I’ve known a lot of people over the last five years or so who are alarmed by the possibility of their private lives and data being snooped on by nefarious entities who might misuse it.
People are rightfully concerned that the U.S. government is constantly spying on them. They’re worried that gigantic media companies like Google, Facebook and Amazon know about every facet of their lives. They fear that their every move is caught by cameras, every website they visit is noted by somebody, someplace, every email or text they send is read by someone other than the intended recipient.
Indeed, for those worriers, we’re well into the Brave New World Aldous Huxley warned us about 86 years ago.
Of course, all the things people worry about are true—in other words, they’re not just being paranoid. The government really is spying on us continually. If we’re online—and who isn’t?–we have to assume that there’s no such thing as privacy. We might not fully understand how these things work; I sure don’t. But I figure that anything I do involving a computer is being monitored.
The latest scandal to hit the news concerns Facebook, where “The…controversy centers on whether Cambridge Analytica, which helped the Trump campaign in 2016, collected and used without permission data from the accounts of millions of users obtained through a Facebook app…”. My own feeling is, I essentially gave up on any hope of online privacy when I began using social media about ten years ago. I figured then, and I figure now, that the horse is out of the barn: it’s too late to do much about it now, so I might as well just assume that my everything I do on Facebook—every comment I make, every “friend” I “like,” even how long I linger on a particular post—is known. Somebody is making money off what I do, and that’s okay with me. I don’t pay to use Facebook, but somebody has to come up with the money to pay Facebook’s employees, so if they want to use their enormous data collections to make a few billion bucks and send ads my way I never look at, it’s all right with me.
I understand why some would disagree, and I’m sure that there will be Congressional hearings at which lawmakers on both sides will express anger and concern about breaches of data, and claim that the American people are entitled to the expectation that their privacy will be respected. Of course, such talk will be political baloney. I don’t think Congress gives a damn about our privacy—that conversation ended on Sept. 11– but more surprisingly, I don’t think most of us care about it, either. These questions of privacy do not seem to be high on the list of things Americans are worried about. Most people seem to share my feeling, which is essentially: Oh, well, there’s nothing I can do about it anyhow, and if I’m not actually doing bad stuff, I don’t have anything to worry about, in terms of the government coming after me. Nobody can force me to buy stuff I don’t want, so if advertisers want to waste their money by paying Facebook to steer their ads to my feed, let them.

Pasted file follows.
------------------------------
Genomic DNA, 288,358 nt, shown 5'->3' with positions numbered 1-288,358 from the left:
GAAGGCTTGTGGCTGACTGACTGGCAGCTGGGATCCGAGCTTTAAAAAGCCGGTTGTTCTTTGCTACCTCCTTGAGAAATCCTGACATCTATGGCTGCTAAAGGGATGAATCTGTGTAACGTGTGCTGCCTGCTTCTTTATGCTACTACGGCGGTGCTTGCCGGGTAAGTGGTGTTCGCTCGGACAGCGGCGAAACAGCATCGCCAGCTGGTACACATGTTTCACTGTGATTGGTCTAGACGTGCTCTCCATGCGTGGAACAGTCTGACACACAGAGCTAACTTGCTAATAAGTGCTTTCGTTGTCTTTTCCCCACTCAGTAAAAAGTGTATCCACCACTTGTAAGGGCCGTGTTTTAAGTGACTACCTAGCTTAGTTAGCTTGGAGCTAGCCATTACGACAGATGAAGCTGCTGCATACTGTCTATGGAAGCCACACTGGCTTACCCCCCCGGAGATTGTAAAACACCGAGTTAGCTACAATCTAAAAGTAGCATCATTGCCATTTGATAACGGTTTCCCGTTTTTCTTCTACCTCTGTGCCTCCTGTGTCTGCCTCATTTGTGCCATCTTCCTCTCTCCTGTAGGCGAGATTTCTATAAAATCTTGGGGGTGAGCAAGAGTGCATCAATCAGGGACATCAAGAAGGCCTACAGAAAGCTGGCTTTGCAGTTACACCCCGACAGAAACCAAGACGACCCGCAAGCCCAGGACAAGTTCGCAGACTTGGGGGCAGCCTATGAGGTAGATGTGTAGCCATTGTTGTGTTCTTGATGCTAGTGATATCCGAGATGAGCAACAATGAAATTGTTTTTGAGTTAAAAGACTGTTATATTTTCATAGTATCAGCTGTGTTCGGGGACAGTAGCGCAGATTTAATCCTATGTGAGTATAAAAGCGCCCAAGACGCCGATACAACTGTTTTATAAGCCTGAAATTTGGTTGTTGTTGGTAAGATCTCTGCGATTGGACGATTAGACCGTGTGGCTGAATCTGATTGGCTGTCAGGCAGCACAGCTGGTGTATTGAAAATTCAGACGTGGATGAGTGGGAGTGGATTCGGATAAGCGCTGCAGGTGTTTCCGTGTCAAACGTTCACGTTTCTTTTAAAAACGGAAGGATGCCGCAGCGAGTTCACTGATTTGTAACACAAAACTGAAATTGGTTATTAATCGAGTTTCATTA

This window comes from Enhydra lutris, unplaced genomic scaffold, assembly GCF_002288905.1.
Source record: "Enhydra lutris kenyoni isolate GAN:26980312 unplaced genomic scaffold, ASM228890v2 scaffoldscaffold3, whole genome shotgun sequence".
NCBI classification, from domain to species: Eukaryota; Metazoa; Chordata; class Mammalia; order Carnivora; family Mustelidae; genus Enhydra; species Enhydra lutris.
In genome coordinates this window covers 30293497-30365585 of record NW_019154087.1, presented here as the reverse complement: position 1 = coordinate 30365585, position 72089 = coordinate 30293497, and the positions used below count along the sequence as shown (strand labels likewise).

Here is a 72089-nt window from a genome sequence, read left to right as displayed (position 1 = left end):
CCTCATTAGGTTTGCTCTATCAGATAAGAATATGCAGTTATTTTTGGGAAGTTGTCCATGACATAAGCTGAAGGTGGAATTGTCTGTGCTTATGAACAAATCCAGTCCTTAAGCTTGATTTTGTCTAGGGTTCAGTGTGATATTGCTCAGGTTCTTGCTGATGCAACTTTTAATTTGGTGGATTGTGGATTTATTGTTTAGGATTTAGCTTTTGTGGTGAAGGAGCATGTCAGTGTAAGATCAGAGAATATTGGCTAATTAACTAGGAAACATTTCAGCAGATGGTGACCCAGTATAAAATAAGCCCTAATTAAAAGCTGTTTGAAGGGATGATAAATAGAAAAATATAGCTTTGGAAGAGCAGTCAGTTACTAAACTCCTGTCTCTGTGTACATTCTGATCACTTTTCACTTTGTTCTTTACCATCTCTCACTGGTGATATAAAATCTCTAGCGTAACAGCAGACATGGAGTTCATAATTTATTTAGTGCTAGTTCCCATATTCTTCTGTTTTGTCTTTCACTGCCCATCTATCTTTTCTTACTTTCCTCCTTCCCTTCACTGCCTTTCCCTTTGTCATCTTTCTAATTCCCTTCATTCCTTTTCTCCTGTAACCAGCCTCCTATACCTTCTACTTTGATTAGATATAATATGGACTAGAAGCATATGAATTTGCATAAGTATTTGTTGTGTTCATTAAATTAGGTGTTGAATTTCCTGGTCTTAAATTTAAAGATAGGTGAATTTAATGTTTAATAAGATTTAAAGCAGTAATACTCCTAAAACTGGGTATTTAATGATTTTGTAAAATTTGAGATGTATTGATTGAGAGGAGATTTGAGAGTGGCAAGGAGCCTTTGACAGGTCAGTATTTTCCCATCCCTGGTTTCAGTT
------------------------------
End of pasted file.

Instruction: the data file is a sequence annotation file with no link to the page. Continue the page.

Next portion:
For me the real concern about Facebook is how foreign and domestic data manipulators used it to get Trump elected through bots, trolls and spreaders of fake news. That’s why this current brouhaha is bad news for Trump. It feeds into the increasingly widespread perception, even by Republicans, that some nasty players infiltrated social media companies, including Facebook, so that false “facts” (such as Hillary’s allegedly poor health) could filter through the electorate and get Trump elected.
We know that one of the things Trump fears most is that History will record his election as “illegitimate.” It drives him literally crazy to think that his name will be followed by an asterisk: * the 2016 U.S. Presidential election was compromised by Russia, on Trump’s behalf. I totally believe that was the case: there had to have been hundreds of thousands of voters in key states (Pennsylvania, Ohio, Michigan) who were turned off to Hillary by phony, outrageous things they read on Facebook (which then were repeated endlessly on Fox “News,” InfoWars, Rush Limbaugh and similar Republican propaganda outlets). Those fake items were created by Russian operatives, ultimately controlled from the Kremlin, and precision-guided by individuals close to the Trump campaign; were it not for them, Donald Trump would not be President. So this is the good news about the current Facebook controversy: it is delegitimizing Trump. I don’t expect it will result in any meaningful solutions to the problem of fake posts, but I welcome it to the extent it foreshadows what History will say about this wrongfully-elected, felonious imposter of a President.
Source : http://feedproxy.google.com/~r/steveheimoff/YKZT/~3/eA8J1taWrCk/